Bootyphilia: A Brief Video History, From ‘Baby Got Back’ to ‘Milk Milk Lemonade’

Bootyphilia: A Brief Video History, From ‘Baby Got Back’ to ‘Milk Milk Lemonade’

In 2014 we reached peak booty. Can we lovers of the booty and, more importantly, can society, survive?
Rich Cromwell
By

In 1992, an oracle appeared in a pork pie hat, four-finger ring, and leather jacket. Standing athwart a derriere, shouting “baby got back,” Sir Mix-a-Lot, as the oracle was known, gave us a glimpse of the future. A future in which the valley girl from Mix-a-Lot’s video sees a booty, round and pronounced, and says, not “gross,” but “gorgeous.”

Alas, the good sir may have failed to fully predict just how much the prodigious posteriors would come to be embraced; to foresee the extent to which society would go for full-on bootyphilia. And though the booty has yet to break the Internet, perhaps the Internet has broken the booty.

With that, Amy Schumer has delivered a crushing blow to the big booty trend. This trend, while awesome, can logically go no further than the direction she has taken it in “Milk Milk Lemonade.”

This is sad for those of us who grew up in the days of biker shorts, for those of us Sir Mix-a-Lot provided a voice. Even Freddie Mercury, singer of “Fat Bottomed Girls,” who once said, “The bigger the better; in everything” would have to admit that things have gotten out of hand. To wit:

How did this happen? How could bootyphilia spiral so out of control? It may have started when America became Brazil, a nation known for preferring “a fuller bottom.” Except America isn’t that Brazil. It’s more this Brazil—a dystopian bureaucratic nightmare in which we’re crushed by a bloated state and massive surveillance.

In that Brazil, our current America, a larger butt offers protection against bad times, against injury. It’s a psychological symbol of our desire for a soft cushion to ease the blows rained upon us by a rapidly changing economy and a world in turmoil. It’s a bracing reminder that I hope you didn’t take any of the preceding words in this paragraph seriously.

The Meaning of Booty

Back on planet earth, away from such a scorching-hot take, we are more like Brazil than we once were, if not yet a full-blown rendition of the Terry Gilliam film. Witness Andressa Soares, aka the Watermelon Woman, in all her Sir-Mix-a-Lot-pleasing glory. We’ve reached an epoch where she would be just as at home in America as she is twerking at Carnival. We should’ve expected this. Partly because of science, partly because a nice badonkadonk is just a fantastic thing, and partly because history is cyclical. (If there’s a topic on which we can trust Wikipedia, it’s probably the posterior.)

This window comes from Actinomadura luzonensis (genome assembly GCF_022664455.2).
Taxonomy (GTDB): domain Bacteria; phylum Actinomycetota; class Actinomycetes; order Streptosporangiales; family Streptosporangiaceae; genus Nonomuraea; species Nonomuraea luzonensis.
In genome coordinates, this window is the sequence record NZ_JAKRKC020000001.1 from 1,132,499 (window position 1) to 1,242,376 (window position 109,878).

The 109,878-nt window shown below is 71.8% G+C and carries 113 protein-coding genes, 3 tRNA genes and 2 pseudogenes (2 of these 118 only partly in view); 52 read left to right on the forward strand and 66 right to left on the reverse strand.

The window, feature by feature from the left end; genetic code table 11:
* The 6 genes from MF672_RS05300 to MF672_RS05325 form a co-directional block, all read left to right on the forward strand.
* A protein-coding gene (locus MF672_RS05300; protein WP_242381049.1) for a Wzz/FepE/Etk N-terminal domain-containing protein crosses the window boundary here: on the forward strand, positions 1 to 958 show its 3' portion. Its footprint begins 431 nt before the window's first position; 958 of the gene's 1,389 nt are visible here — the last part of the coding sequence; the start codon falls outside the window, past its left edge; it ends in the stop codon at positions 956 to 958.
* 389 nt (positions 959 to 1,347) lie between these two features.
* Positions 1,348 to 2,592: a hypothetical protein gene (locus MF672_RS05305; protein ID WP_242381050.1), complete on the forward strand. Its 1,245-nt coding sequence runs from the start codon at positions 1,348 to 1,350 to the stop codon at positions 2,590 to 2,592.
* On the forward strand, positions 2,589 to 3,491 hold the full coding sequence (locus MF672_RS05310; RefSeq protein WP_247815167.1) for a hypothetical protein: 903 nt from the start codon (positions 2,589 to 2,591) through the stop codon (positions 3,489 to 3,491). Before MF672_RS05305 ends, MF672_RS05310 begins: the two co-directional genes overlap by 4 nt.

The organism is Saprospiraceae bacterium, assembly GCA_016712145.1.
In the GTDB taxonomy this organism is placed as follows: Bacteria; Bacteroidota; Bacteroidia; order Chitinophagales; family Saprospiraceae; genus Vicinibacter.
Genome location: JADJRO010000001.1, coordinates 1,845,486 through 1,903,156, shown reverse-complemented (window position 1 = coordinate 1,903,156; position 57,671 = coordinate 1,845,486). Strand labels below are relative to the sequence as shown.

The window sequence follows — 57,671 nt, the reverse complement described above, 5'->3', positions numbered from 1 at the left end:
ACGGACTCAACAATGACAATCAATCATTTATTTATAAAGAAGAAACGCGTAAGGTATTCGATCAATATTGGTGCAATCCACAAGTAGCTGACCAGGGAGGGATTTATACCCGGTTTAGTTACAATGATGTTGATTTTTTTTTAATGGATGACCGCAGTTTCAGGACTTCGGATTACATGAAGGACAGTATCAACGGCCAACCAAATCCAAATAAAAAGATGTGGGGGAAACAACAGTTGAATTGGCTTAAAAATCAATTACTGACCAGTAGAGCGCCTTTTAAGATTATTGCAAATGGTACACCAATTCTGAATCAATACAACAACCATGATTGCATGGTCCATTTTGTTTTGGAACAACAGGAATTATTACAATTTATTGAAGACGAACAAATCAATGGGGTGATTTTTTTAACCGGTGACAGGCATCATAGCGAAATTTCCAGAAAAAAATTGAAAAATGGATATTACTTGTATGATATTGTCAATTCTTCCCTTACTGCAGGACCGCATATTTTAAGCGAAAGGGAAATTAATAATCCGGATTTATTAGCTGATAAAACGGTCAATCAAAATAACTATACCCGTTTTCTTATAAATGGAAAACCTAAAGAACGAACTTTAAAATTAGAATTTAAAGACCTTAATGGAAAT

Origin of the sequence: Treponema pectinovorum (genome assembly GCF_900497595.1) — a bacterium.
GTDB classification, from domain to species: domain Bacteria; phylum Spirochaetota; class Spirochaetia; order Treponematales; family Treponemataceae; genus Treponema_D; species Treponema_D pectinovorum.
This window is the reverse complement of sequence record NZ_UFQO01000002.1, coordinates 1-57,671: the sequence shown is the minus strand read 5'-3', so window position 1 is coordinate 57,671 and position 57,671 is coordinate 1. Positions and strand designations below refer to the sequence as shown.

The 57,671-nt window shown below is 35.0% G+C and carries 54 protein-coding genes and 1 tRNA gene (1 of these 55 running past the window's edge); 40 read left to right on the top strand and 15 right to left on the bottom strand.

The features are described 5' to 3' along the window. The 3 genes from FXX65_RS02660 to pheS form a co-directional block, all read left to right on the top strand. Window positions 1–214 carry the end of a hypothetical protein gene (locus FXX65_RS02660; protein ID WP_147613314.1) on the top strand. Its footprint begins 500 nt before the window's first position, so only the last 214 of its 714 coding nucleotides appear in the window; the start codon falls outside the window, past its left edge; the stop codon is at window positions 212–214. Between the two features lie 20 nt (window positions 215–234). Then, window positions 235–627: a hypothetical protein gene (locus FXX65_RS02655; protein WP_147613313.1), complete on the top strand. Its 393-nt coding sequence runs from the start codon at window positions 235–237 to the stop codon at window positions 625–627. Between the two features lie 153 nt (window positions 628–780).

The female buttocks have been a symbol of fertility and beauty since early human history. Statues created as early as 24,000 BCE, such as the Venus of Willendorf, have exaggerated buttocks, hips, and thighs.

The erotic beauty of the female buttocks was important to the ancient Greeks, thought to have built such statues as Venus Kallipygos (although only a possible Roman copy survives), that emphasize the buttocks. Bare buttocks were also considered erotic in Ming China, where they were often compared to the bright full moon. Many artists pose models to emphasize the buttocks.

But on a pop-culture level, as Schumer has shown, something has gone wrong since the Oracle explained his personal approach to herpetology, specifically with regard to the mating habits of anacondas. Back then, we were set on a path of goodness and rightness. Since then, though, things have gone south. Here is a brief musical journey from the good to the ridiculous, starting in 1989 with LL Cool J and “Big Ole Butt.”

In 1999, Mos Def offered a paean to the rear with “Ms. Fat Booty.”

As recently as 2001, things were still good with Destiny’s Child and “Bootylicious.”

Solo Beyoncé continued shaking her money-maker with “Check On It” in 2005, and it was still good and joyful thing.

Illustrating the crossover appeal of the booty, Trace Adkins even got in on the act with “Honky Tonk Badonkadonk.” Milk-fed country girls got ass, too, and that should be celebrated.

But it was also in 2005 when things started getting ridiculous. Witness the Black Eyed Peas and the unfortunately titled “My Humps.”

Then in 2007, Flo Rida came forth with “Low” and a discussion of apple-bottomed jeans. While not terrible, it was an omen of things to come.

2014, as we’ll see in a moment, seems to be the moment when things really got out of hand, no pun intended. In 2013, Major Lazer, unlike Flo Rida’s relatively mild omen, offered a horrifying glimpse of the future with “Bubble Butt.”

Which brings us to 2014. Who can forget Meaghan Trainor is “All About That Bass”?

Or that Jennifer Lopez released “Booty” not only with Iggy Azalea, as shown above, but also with Pitbull?

Thus we come full circle. Nicki Minaj not only sampled the Oracle, she named the song “Anaconda.” Whether she consulted with Mix-a-Lot the herpetologist is unclear.

Yikes. No, just no. As James Poulos put it back when Kim Kardashian was breaking the Internet, “I think the untold story of Kim’s butt may be that it’s actually de-sexualizing ‘ass.’ Ass for ass’s sake. Kim Kantdashian.” Which is a tragedy. The question, now, is can we recover? Can we return to the ideal of Venus, the joy of Wreckx-N-Effect’s “Rump Shaker”?

If Spinal Tap has taught us anything, we can. We can soldier forth and remember that ass doesn’t exist for its own sake; that it still exhilarates and inspires us. So carry on, my fellow students of Mix-a-Lot. Society may collapse, but our beloved booty will survive.

Richard Cromwell is a senior contributor to The Federalist. Follow him on Twitter, @rcromwell4.
Photo Varmin / Wikimedia

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